In Russia, the end of World War II and the defeat of nazism isn’t celebrated on the 8th of May but on the 9th of May. Indeed, when the armistice was signed between the Allied and the Nazi leadership, it was already May 9th in Russia. Nowadays, the 9th of May is one of the most important day in Russia and in the lives of many Russians (if not the most important). Indeed, if in Western Europe the end of World War II is celebrated through official ceremonials and bank holiday, in Russia it became a real commitment for the people to celebrate the USSR victory over nazism and the sacrifice of millions of Soviets.
The Victory Day became an official celebration and non-working day in 1965. Since then military parades have been held almost every five or 10 years to celebrate the different anniversary of the nazi defeat. Progressively the victory of the Great Patriotic War has been erected a founding myth for the USSR…and more recently to the Russian international power and strength. The military parade on the Red Square became an annual unmissable event in 2008. It aims, as almost every military parade across the world, at spreading patriotism among the population and showing to the world the military strength of the country.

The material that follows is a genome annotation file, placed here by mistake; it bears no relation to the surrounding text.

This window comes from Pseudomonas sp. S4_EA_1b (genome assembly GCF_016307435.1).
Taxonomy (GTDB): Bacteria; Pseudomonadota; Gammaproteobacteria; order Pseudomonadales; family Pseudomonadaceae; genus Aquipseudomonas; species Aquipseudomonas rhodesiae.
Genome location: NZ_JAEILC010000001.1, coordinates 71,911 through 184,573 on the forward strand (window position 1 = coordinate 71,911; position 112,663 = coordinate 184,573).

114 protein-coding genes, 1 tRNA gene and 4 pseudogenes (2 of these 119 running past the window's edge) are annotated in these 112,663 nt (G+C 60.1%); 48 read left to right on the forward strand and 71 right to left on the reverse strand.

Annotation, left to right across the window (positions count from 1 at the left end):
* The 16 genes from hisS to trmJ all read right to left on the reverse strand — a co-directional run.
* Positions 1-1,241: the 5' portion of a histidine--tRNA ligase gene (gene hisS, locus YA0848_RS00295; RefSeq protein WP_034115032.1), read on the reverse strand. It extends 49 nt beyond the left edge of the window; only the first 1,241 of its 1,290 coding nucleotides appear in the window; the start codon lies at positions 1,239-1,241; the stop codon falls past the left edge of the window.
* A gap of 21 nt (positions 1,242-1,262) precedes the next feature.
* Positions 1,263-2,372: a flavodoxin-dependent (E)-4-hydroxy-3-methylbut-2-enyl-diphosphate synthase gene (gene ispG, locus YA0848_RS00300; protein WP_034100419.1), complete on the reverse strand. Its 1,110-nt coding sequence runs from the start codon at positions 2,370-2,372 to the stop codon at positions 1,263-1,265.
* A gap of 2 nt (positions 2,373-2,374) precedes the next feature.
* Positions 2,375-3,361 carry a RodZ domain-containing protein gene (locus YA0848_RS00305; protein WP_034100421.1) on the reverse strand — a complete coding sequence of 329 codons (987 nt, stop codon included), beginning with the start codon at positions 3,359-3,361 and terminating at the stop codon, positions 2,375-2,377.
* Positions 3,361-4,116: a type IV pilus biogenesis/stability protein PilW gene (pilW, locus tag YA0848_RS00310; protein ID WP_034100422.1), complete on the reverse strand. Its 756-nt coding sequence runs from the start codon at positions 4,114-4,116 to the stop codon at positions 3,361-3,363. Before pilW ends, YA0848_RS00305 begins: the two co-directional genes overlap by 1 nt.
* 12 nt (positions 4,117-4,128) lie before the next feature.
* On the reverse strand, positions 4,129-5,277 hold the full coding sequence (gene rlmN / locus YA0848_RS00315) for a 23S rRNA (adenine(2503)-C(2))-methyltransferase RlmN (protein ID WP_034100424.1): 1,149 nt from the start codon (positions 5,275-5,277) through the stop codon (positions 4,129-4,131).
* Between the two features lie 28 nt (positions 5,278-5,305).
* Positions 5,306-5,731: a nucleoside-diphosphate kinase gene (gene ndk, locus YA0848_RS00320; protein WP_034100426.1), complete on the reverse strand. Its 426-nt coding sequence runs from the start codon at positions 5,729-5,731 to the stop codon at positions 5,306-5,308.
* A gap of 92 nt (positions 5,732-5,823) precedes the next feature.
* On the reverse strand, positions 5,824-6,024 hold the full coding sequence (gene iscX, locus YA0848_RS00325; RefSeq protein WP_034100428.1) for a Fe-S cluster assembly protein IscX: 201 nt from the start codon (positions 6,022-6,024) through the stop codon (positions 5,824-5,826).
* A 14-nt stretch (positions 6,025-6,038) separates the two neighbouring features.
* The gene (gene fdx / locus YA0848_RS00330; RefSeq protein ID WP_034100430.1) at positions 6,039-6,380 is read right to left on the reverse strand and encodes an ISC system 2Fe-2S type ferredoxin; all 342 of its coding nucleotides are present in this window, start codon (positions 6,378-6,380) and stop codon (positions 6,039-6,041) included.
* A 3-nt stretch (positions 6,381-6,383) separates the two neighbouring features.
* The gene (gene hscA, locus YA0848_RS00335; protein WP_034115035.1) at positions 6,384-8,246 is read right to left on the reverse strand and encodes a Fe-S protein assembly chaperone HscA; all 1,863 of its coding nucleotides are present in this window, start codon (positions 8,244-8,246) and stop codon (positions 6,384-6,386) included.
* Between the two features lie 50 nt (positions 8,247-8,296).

But what makes the Victory Day celebrations in Russia so special is what follows. Indeed, many countries can brag and show their newest military toys in city centers. But what is really unique and impressive in Russia is the Immortal’s Regiment. After the military parade, thousands of Russian march on Moscow’s biggest boulevard towards the Red Square, handling picture of their fallen relatives. Even more than 70 years later, and because the Soviet Union lost about 27 billions people during World War II, Russians continue to mourn their death and remember their sacrifice. The atmosphere there is unique: a mix of sadness, happiness, mourning, gratefulness and joy!